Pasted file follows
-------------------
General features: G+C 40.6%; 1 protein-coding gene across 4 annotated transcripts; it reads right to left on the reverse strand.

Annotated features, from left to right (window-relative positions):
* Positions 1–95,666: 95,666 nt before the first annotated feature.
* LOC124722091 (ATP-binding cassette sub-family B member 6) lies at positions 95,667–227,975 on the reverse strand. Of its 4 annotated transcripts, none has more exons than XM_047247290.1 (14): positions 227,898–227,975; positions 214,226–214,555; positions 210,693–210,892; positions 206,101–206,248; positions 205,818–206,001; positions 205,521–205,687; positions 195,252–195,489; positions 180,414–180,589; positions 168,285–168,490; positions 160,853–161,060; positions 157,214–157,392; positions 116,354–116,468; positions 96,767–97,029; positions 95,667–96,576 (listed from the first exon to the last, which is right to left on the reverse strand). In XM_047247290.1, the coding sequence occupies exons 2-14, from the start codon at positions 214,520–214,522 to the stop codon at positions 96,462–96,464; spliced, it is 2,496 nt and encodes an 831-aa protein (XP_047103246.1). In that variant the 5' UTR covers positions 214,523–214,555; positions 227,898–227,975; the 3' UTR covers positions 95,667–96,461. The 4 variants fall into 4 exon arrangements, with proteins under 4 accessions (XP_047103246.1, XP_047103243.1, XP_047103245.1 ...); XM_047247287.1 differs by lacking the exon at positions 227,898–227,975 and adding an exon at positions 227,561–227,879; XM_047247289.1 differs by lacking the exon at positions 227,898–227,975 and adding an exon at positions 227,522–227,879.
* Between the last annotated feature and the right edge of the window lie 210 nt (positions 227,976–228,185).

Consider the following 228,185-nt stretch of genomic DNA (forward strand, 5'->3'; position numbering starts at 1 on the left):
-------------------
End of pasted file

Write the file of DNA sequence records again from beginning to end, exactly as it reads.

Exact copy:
General features: G+C 40.6%; 1 protein-coding gene across 4 annotated transcripts; it reads right to left on the reverse strand.

Annotated features, from left to right (window-relative positions):
* Positions 1–95,666: 95,666 nt before the first annotated feature.
* LOC124722091 (ATP-binding cassette sub-family B member 6) lies at positions 95,667–227,975 on the reverse strand. Of its 4 annotated transcripts, none has more exons than XM_047247290.1 (14): positions 227,898–227,975; positions 214,226–214,555; positions 210,693–210,892; positions 206,101–206,248; positions 205,818–206,001; positions 205,521–205,687; positions 195,252–195,489; positions 180,414–180,589; positions 168,285–168,490; positions 160,853–161,060; positions 157,214–157,392; positions 116,354–116,468; positions 96,767–97,029; positions 95,667–96,576 (listed from the first exon to the last, which is right to left on the reverse strand). In XM_047247290.1, the coding sequence occupies exons 2-14, from the start codon at positions 214,520–214,522 to the stop codon at positions 96,462–96,464; spliced, it is 2,496 nt and encodes an 831-aa protein (XP_047103246.1). In that variant the 5' UTR covers positions 214,523–214,555; positions 227,898–227,975; the 3' UTR covers positions 95,667–96,461. The 4 variants fall into 4 exon arrangements, with proteins under 4 accessions (XP_047103246.1, XP_047103243.1, XP_047103245.1 ...); XM_047247287.1 differs by lacking the exon at positions 227,898–227,975 and adding an exon at positions 227,561–227,879; XM_047247289.1 differs by lacking the exon at positions 227,898–227,975 and adding an exon at positions 227,522–227,879.
* Between the last annotated feature and the right edge of the window lie 210 nt (positions 227,976–228,185).

Consider the following 228,185-nt stretch of genomic DNA (forward strand, 5'->3'; position numbering starts at 1 on the left):